Over the years, one thing I have learned that is tried and true about teaching English is that if you have your students read, write, listen, and speak in class each day, you are covering the four pillars of the English language arts. I try to have my students engaged in these four pillars within the first five to ten minutes of class. I do this through my daily bell-ringer activities.
This is a classroom routine that I establish during the first week of school. It takes a couple days to teach, but once the students know the routine, it is so worth it. During this time while my students are working on the bell-ringer, I take attendance, gather all of the supplies and resources I need for the day, and sometimes pass graded work back to my students.
The moment my students walk into my classroom, they know that there will be a bell-ringer exercise to work on. My bell-ringers are usually a broad mix of activities. Sometimes it will consist of a review or higher-order thinking question from a text we are reading. Some days it might be sentence combining to work on grammar. Other days the bell-ringer might be a quick write prompt that will engage the students in and introduce them to that day’s lesson.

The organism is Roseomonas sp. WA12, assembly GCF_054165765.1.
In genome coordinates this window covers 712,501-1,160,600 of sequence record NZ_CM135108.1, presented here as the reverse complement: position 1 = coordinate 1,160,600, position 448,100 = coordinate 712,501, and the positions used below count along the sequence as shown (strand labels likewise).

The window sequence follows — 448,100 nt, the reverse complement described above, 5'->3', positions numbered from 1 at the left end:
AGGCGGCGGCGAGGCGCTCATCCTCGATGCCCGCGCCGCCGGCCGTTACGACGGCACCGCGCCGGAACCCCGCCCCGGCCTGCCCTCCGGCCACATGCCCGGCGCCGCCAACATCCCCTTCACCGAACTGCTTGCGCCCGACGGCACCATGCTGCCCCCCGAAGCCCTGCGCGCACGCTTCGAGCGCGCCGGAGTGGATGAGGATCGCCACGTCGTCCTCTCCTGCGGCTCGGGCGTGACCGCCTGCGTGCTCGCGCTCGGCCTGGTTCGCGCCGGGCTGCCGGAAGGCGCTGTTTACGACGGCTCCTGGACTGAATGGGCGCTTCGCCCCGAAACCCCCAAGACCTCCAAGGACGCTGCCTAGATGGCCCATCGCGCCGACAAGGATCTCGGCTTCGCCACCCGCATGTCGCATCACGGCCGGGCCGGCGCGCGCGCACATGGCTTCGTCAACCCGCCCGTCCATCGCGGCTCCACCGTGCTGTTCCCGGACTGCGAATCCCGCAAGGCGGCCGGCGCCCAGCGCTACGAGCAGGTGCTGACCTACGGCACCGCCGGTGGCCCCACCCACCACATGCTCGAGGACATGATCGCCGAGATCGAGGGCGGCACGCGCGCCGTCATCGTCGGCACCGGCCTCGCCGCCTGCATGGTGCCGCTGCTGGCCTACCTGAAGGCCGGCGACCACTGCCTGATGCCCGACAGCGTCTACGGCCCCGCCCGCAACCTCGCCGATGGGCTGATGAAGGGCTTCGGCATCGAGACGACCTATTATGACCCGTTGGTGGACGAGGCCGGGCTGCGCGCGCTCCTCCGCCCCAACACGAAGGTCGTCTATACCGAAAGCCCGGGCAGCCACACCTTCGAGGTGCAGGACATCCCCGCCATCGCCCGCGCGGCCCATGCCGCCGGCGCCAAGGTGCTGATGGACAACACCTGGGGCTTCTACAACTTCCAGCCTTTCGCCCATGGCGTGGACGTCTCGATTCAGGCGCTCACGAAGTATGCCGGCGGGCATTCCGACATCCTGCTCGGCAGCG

Whatever it may be, there are three very important rules to follow.
1. Be consistent – This must be a daily habit. There needs to be a bell-ringer every single day. This helps the students because they know what to expect.
2. Hold the student accountable – The students need to know that they are responsible for each day’s bell ringer. The students in my classroom receive credit for the work. If they are tardy or not on-task, they don’t receive credit and they are also not allowed to make up the points.
- Click HERE to see how I hold my students accountable during this time.
3. Review the bell-ringer – This is probably the most important rule. This rule incorporates listening and speaking into the mixture. Each day I will call on several students to share their answers. Reviewing the bell-ringer is important. If the activity resulted a correct answer, students can see if they answered it correctly. If the activity required a subjective response, students are exposed to responses that are different than the ones they wrote.
In my classroom, students read, write, speak, and listen all within the first five to ten minutes of class. This opens them up and prepares them for the day’s lesson. How do you use bell-ringers in your classroom?